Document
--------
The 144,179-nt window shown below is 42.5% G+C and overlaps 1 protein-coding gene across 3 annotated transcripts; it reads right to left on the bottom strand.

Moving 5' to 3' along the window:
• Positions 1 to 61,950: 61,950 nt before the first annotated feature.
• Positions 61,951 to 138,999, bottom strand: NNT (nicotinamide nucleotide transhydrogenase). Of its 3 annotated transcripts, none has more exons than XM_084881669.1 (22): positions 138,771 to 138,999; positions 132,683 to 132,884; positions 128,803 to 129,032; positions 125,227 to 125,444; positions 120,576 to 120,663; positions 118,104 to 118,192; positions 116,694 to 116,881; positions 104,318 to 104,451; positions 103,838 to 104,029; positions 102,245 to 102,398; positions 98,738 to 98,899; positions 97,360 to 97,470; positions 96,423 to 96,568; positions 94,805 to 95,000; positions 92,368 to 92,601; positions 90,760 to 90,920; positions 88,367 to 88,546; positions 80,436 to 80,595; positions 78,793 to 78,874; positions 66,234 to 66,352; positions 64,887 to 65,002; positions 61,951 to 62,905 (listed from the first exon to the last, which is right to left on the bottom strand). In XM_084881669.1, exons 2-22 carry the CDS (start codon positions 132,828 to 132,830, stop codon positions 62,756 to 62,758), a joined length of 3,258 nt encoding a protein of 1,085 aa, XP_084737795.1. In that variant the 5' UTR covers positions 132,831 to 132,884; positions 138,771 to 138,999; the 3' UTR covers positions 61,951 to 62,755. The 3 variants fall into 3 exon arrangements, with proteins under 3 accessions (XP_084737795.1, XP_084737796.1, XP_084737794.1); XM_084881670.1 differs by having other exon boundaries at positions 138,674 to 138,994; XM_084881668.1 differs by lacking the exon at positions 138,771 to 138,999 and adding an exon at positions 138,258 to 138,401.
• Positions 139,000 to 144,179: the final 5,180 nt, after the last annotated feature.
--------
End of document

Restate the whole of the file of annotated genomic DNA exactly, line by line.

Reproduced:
The 144,179-nt window shown below is 42.5% G+C and overlaps 1 protein-coding gene across 3 annotated transcripts; it reads right to left on the bottom strand.

Moving 5' to 3' along the window:
• Positions 1 to 61,950: 61,950 nt before the first annotated feature.
• Positions 61,951 to 138,999, bottom strand: NNT (nicotinamide nucleotide transhydrogenase). Of its 3 annotated transcripts, none has more exons than XM_084881669.1 (22): positions 138,771 to 138,999; positions 132,683 to 132,884; positions 128,803 to 129,032; positions 125,227 to 125,444; positions 120,576 to 120,663; positions 118,104 to 118,192; positions 116,694 to 116,881; positions 104,318 to 104,451; positions 103,838 to 104,029; positions 102,245 to 102,398; positions 98,738 to 98,899; positions 97,360 to 97,470; positions 96,423 to 96,568; positions 94,805 to 95,000; positions 92,368 to 92,601; positions 90,760 to 90,920; positions 88,367 to 88,546; positions 80,436 to 80,595; positions 78,793 to 78,874; positions 66,234 to 66,352; positions 64,887 to 65,002; positions 61,951 to 62,905 (listed from the first exon to the last, which is right to left on the bottom strand). In XM_084881669.1, exons 2-22 carry the CDS (start codon positions 132,828 to 132,830, stop codon positions 62,756 to 62,758), a joined length of 3,258 nt encoding a protein of 1,085 aa, XP_084737795.1. In that variant the 5' UTR covers positions 132,831 to 132,884; positions 138,771 to 138,999; the 3' UTR covers positions 61,951 to 62,755. The 3 variants fall into 3 exon arrangements, with proteins under 3 accessions (XP_084737795.1, XP_084737796.1, XP_084737794.1); XM_084881670.1 differs by having other exon boundaries at positions 138,674 to 138,994; XM_084881668.1 differs by lacking the exon at positions 138,771 to 138,999 and adding an exon at positions 138,258 to 138,401.
• Positions 139,000 to 144,179: the final 5,180 nt, after the last annotated feature.